Toll collection and remittances are likely to decline sharply amid ongoing lockdown due to coronavirus, a report said. The toll collection may fall by 13 per cent in FY21, assuming the lockdown remains till May 17, according to a CRISIL report.
"Toll collections and remittances from existing roads will fall a sharp 13% assuming there's only a 57-day lockdown (from March 22 to May 17). That decline will be an even sharper 17% if the lockdown is extended by another two weeks", it added.
The nationwide lockdown has restricted inter-and intra-state traffic. "Our base-case scenario (with lockdown ending on May 17) is traffic on existing stretches would de-grow 16.5% in fiscal 2021," the report said.
After the lockdown was imposed in March, the National Highways Authority of India (NHAI), the nodal agency for the roads sector, had stopped toll collection till April 20. Even though collection has resumed, a sharp recovery in traffic after the lockdown is lifted seems unlikely, the report said, adding return to normalcy would be gradual.
Over the long term (fiscals 2019-2024), CRISIL expects toll collection to bounce back to a healthier annual growth rate of 11-12 per cent owing to new road construction. However, it's still lower than the 14.6 per cent recorded in the last five fiscals.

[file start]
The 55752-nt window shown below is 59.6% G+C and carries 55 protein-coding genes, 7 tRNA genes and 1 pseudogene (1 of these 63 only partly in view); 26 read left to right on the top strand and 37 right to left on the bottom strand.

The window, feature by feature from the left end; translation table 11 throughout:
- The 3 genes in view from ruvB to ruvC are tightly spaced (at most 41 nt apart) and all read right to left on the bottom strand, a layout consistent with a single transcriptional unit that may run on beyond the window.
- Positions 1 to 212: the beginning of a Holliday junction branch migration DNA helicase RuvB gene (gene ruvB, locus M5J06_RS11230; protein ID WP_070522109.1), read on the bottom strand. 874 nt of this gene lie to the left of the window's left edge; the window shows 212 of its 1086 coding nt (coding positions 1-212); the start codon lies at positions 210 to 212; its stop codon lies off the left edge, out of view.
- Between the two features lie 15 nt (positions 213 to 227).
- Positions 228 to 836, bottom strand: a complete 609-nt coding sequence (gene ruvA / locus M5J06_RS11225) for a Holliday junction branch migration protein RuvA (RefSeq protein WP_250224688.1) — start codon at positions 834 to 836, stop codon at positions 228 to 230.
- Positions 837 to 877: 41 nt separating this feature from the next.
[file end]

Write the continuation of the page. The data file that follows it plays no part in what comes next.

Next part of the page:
"Without new road projects, growth in toll collections would be slower at ~6-6.5%. The increase in road traffic and toll collections would be supported by multiple factors such as a pick-up in sales of PVs and also CVs. Revival in the manufacturing sector and consumption of various commodities would push up fleet utilisation levels, and hence, CV sales. Toll revenue will also rise because of the strong execution pipeline, which would help increase tolling length," it added.
In the longer term, roads are expected to remain the preferred mode of transportation for non-bulk goods, which would support freight traffic. "Plugging of leakages and lower exemptions in toll lanes because of the implementation of ETC would also bolster toll collections", CRISIL report noted.